Eva was a fun character to get to know. She’s prickly and sensitive and hides all her fears very well by keeping a figurative perimeter around her thin skin. She has two besties, Michelle and Steph, and all of them are getting different summer jobs. And going to different colleges. Eva wants to keep their friendship strong, by keeping them separate–not allowing “interlopers” into the group, and this causes natural levels of friction. Plus, Eva’s struggling with her writing. She’s always excelled, Eva was a fun character to get to know. She’s prickly and sensitive and hides all her fears very well by keeping a figurative perimeter around her thin skin. She has two besties, Michelle and Steph, and all of them are getting different summer jobs. And going to different colleges. Eva wants to keep their friendship strong, by keeping them separate–not allowing “interlopers” into the group, and this causes natural levels of friction. Plus, Eva’s struggling with her writing. She’s always excelled, but her most esteemed teacher has encouraged her to “write what she knows” and Eva must admit that she doesn’t know much. In fact, in Eva’s esteemed estimation she knows stunningly little. She seeks the counsel of her big sis, Courtney, who is working her way through yoga and meditation to achieve Enlightenment. Courtney is a great contrast to uptight Eva, and provides cryptic, yet sound, advice–and hooks Eva a job working at a summer camp as a youth counselor, too. Eva’s a terrible counselor. It’s a sports and activities camp, and Eva strives to get her brood of 9 y/o girls…writing. It’s comical, actually, that it works; the girls feel acknowledged and empowered. I had to give her credit, she is dynamic. Her intensity is, I believe, what draws people in despite her prickliness. The thing is, with each new experience, Eva’s rough exterior seems to get ground down, sanded off. Her biggest competition at school, Foster, is a fellow counselor, and develops into a pseudo-boyfriend. Eva has sworn off dating with her impending departure so her single “illicit” (kissing in the counselor’s office) interlude with Foster is well-beyond her self-imposed boundaries. I loved Eva’s willingness to change. I loved how she stretched herself to find out what she didn’t know. Her steadfastness to developing her craft was so interesting. Her love of her few friends was touching and bittersweet, as those friendships fade and new ones crop up. It was also awesome how she inspired and worked with those girls–standing up for one (who is continually fat-shamed) was inspiring, too. Eva’s a young girl, a work-in-revision, and she accepts that she is imperfect, and she attempts to re-write her flaws. I enjoyed that very much. Do not expect a romance here. Eva has connections with three different boys in the course of her summer, but they are mostly platonic, with very little crossover. I was nervous there would be a love triangle, but it didn’t manifest. Yay! I also liked that what didn’t change about Eva was her love for herself. She is a proud feminist and I dug that. She could have given in on some of her other ideals–veganism, for instance–but didn’t. Emotionally, she grew enough to allow for new experience without compromising her core beliefs. It was refreshing to have a solid, emotionally-stable, yet intransigent, character learn how to cope with the many changes of her shifting world. At times, I felt the prose bogged with an extended reflection, and then I was pleasantly rewarded with a full-circle moment that paid off my patience. This happened often enough that I was rarely bothered when Eva mined her experiences to help her deal with the new situation she faced. In essence, we learned together and I appreciated being part of the experience.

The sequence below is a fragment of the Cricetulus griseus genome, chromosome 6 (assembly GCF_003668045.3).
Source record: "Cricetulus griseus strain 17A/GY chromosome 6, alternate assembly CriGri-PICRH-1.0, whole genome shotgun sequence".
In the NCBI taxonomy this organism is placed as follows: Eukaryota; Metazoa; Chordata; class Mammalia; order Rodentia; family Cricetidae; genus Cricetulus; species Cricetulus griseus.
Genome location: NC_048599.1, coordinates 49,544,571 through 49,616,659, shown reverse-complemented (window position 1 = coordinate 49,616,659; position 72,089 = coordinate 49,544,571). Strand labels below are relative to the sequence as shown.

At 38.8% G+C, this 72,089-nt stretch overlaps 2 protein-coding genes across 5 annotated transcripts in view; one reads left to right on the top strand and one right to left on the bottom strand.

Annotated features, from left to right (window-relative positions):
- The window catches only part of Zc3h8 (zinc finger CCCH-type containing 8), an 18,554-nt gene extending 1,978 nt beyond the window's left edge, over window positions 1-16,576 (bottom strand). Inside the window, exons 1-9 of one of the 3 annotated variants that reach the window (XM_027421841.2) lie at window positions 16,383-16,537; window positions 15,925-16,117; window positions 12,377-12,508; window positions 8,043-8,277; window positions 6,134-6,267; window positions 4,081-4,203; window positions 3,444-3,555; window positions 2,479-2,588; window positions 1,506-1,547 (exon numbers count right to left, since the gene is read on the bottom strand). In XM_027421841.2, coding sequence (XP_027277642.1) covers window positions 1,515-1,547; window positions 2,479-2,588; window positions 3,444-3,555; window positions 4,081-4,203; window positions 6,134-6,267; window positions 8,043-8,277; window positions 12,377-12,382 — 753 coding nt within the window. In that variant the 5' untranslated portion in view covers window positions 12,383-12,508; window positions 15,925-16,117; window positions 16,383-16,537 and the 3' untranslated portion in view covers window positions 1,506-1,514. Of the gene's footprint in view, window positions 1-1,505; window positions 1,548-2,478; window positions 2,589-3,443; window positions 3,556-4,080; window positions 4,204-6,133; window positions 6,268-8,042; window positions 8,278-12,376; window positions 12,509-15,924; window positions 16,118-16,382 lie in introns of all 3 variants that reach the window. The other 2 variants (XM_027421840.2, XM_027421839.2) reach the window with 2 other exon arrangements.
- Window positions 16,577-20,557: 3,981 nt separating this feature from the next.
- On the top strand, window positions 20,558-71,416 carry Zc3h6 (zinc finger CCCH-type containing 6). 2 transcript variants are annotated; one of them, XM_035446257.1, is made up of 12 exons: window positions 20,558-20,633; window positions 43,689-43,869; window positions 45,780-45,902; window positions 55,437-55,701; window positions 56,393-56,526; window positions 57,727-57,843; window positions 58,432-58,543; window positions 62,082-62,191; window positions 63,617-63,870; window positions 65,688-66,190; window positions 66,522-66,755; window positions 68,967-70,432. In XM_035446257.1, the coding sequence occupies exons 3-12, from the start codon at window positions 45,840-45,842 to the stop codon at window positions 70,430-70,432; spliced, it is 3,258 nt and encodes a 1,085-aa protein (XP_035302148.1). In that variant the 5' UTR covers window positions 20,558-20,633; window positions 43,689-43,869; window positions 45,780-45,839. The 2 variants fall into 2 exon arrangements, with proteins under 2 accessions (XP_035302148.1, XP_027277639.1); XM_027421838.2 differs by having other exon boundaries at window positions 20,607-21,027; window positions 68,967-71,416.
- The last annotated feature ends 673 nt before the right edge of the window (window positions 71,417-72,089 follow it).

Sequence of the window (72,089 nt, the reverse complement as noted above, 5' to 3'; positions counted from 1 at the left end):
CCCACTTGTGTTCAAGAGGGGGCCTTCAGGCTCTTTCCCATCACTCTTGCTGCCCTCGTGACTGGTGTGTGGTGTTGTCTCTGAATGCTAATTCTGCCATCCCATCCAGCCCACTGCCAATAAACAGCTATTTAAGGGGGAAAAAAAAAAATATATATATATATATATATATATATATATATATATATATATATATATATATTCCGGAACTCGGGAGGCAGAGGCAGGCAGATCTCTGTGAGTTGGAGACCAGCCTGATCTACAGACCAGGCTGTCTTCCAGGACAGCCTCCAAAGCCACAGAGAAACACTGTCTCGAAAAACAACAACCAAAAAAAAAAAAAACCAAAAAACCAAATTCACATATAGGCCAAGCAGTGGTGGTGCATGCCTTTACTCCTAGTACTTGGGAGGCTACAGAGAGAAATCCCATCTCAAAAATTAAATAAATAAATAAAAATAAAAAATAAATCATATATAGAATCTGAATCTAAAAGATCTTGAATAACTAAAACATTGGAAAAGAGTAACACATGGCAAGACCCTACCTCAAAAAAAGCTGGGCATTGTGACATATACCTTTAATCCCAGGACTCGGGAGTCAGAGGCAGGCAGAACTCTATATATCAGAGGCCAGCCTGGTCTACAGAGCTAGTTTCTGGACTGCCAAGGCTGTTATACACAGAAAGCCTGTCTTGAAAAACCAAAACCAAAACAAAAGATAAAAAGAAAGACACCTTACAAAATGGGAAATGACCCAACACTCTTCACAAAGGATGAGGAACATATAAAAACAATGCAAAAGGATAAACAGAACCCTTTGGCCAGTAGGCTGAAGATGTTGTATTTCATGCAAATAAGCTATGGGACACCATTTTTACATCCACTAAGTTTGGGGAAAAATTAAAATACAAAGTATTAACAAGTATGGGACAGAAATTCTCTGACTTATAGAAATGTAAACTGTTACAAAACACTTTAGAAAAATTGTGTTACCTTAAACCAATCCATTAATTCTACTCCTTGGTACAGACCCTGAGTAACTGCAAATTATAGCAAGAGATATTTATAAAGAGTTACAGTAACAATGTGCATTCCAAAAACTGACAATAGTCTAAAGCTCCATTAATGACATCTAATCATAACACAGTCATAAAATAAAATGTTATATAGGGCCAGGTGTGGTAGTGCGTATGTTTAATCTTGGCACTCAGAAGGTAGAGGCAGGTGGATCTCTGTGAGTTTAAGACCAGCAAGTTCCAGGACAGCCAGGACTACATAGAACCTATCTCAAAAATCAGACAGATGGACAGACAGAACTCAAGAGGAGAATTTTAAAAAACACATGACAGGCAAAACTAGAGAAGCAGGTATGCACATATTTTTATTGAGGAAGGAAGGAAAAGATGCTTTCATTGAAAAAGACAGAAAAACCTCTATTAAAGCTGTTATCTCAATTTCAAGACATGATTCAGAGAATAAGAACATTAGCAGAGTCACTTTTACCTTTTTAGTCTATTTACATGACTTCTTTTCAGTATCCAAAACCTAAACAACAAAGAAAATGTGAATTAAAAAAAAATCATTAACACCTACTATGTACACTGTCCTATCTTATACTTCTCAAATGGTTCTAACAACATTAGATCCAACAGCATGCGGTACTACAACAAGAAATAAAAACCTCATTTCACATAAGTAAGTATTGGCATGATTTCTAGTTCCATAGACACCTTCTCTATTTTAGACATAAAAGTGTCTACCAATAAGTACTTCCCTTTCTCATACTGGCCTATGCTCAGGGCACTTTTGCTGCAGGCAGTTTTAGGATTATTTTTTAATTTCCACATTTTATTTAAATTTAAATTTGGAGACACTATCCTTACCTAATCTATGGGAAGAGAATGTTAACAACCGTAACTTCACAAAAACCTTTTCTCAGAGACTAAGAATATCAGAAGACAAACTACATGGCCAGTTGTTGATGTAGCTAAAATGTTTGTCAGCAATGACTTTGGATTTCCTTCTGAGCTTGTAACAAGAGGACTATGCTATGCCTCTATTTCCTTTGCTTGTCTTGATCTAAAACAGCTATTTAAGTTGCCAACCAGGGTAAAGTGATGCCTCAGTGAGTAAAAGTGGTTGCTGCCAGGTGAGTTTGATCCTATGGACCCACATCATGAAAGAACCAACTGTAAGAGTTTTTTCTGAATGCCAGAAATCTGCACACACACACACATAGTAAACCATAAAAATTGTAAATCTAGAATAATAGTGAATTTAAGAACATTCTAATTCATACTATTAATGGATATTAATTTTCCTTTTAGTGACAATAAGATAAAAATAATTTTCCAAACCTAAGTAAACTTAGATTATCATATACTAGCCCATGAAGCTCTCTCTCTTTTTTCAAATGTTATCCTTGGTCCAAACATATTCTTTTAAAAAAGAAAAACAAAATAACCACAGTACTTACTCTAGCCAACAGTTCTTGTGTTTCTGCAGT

12. 4 out of 5

    Paperback Princess

    This review was originally posted at Paperback Princess Eva is a confident writer, she believes in her stories and she can write, that much she knows...so she thinks. "I do like it, Eva. It's well written. But that's all it is." He pauses, choosing his words. "There's a difference between writing that's fictional, and writing that's false," Mr. Roush continues. "Does that make sense?" "You think my story is fake," I say. Don't Ever Change is a coming of age story of a girl finishing High School, kno This review was originally posted at Paperback Princess Eva is a confident writer, she believes in her stories and she can write, that much she knows...so she thinks. "I do like it, Eva. It's well written. But that's all it is." He pauses, choosing his words. "There's a difference between writing that's fictional, and writing that's false," Mr. Roush continues. "Does that make sense?" "You think my story is fake," I say. Don't Ever Change is a coming of age story of a girl finishing High School, knowing what she has planned for the future, but soon realising that she may not have it all figured out as much as she thought she did. The summer before College is her time to "live" and write the wrongs (and that's not a spelling mistake). I thoroughly enjoyed this story, Eva is unlikeable but she's real and her humour and wit is what made me really like her. Her commentary is funny and I liked how she was constantly composing stories in her mind about the events that are happening to her. I veer pretty close to being an unlikeable character I'm at least aware of the fact. Which means I have the chance to stop what I'm doing and change, before I become so unlikeable that the reader gives up on me, shuts the book, and sends it flying across the room, disgusted. I thoroughly enjoyed the banter between Courtney and Eva and I loved the chemistry between them, even though Eva is a snob she humbles herself when it comes to her sister and I really liked that, it showed that her character has depth and growth. Don't Ever Change are one of those "unputdownable" books and apart from Eva's character which I love, love, love due to her being realistic and even unlikeable, I also enjoyed the writing style. M. Beth Bloom wrote Don't Ever Change like Eva's memoir, and I was wondering if maybe these were all written as a personal experience, is M. Beth, Eva? You don't have to be an aspiring teen writer to appreciate this book because there's definitely a little Eva in all of us.